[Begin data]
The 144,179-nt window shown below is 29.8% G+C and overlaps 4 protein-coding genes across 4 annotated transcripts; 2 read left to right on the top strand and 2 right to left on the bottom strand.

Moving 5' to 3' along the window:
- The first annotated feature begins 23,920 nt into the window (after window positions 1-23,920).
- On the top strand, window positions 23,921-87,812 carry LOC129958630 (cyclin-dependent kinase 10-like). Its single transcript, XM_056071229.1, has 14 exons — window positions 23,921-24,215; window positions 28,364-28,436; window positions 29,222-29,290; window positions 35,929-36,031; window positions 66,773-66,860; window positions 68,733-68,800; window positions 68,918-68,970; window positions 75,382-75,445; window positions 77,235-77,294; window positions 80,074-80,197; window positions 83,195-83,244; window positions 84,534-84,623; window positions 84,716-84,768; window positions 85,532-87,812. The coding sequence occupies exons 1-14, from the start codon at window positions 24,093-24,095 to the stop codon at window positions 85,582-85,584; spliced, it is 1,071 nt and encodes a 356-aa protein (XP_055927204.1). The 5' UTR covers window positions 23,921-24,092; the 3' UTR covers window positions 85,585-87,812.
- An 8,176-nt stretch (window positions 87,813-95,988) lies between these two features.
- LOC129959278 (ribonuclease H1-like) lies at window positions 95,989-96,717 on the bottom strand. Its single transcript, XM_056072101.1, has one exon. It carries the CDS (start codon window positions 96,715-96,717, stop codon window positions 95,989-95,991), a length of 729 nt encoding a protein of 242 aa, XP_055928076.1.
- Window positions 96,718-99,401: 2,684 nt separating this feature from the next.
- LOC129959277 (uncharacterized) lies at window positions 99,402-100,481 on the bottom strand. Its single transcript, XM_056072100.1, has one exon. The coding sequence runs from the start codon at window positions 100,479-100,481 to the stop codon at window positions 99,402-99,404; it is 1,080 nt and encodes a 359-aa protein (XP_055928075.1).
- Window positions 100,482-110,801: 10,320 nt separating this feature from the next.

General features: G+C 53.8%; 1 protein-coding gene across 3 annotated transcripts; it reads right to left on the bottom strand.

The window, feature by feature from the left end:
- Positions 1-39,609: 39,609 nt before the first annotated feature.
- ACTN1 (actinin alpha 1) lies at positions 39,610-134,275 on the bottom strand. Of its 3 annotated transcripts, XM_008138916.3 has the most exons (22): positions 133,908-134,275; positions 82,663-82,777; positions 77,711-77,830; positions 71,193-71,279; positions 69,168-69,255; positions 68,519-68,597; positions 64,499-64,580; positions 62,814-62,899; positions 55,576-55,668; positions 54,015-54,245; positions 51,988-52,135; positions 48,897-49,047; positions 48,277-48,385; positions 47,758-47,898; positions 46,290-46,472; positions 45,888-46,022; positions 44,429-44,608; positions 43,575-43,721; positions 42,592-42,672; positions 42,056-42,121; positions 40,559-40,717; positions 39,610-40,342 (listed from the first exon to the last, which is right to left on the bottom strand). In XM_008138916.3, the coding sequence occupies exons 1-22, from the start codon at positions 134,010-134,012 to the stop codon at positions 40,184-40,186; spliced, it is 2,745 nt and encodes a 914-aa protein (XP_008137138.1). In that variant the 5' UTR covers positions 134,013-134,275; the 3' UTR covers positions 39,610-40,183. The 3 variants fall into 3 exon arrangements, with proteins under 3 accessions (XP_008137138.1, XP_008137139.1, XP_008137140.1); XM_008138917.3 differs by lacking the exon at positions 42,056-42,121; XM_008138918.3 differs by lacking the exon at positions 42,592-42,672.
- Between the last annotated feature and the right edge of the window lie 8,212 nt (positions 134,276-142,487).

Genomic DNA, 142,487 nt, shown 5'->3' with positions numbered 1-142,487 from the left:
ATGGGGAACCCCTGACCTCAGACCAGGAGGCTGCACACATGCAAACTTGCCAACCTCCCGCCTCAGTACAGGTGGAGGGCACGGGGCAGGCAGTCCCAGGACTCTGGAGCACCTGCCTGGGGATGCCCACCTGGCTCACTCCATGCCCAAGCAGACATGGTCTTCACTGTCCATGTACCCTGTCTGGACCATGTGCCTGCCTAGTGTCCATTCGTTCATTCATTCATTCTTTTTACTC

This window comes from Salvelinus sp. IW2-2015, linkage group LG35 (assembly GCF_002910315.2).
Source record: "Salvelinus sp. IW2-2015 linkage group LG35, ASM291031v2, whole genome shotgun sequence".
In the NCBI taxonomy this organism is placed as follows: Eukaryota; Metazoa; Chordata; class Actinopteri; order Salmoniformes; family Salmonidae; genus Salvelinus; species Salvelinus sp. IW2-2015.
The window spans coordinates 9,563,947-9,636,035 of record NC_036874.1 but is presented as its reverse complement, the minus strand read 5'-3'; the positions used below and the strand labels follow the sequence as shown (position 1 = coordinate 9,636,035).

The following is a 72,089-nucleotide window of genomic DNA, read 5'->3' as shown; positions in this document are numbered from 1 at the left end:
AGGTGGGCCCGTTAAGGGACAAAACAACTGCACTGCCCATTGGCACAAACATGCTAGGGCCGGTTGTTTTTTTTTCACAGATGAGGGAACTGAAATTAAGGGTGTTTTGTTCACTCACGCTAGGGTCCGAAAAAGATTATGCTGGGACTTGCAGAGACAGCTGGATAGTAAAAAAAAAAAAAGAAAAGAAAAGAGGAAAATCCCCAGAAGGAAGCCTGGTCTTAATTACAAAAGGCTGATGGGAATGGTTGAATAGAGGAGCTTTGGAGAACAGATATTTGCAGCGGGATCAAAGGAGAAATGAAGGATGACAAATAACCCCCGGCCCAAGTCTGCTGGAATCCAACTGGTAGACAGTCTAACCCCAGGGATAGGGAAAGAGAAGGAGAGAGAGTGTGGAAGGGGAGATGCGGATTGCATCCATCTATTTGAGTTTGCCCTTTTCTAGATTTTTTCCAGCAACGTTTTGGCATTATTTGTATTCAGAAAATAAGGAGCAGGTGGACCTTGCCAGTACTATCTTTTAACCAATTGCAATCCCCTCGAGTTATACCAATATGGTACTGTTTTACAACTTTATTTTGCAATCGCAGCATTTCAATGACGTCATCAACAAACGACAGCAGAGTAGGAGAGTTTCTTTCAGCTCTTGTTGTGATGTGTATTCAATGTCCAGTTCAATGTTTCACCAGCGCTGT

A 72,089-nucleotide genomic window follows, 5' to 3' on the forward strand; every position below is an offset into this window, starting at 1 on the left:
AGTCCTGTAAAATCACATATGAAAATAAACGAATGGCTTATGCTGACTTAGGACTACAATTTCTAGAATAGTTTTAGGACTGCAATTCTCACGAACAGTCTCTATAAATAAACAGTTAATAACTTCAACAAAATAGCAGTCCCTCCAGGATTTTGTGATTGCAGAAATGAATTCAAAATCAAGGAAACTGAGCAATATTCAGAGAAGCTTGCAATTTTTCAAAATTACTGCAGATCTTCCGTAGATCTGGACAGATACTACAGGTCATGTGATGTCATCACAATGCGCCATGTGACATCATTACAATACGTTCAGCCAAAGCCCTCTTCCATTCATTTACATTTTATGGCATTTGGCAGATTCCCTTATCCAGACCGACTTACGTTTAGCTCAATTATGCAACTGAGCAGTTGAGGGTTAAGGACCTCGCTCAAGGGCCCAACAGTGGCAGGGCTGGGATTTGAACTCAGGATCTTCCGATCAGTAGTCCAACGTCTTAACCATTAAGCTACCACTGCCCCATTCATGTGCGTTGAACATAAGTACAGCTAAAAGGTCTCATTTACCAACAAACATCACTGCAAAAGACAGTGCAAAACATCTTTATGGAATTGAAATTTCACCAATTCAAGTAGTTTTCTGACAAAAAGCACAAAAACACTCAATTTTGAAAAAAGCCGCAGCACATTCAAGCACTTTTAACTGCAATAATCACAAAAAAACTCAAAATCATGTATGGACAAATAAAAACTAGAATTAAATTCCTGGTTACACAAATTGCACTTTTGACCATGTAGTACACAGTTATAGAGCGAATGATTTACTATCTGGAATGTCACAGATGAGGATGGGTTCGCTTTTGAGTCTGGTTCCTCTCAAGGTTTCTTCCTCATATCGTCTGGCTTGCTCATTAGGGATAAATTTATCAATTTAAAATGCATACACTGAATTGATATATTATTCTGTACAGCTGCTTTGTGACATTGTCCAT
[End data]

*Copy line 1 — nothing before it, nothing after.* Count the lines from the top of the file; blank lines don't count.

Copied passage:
The 144,179-nt window shown below is 29.8% G+C and overlaps 4 protein-coding genes across 4 annotated transcripts; 2 read left to right on the top strand and 2 right to left on the bottom strand.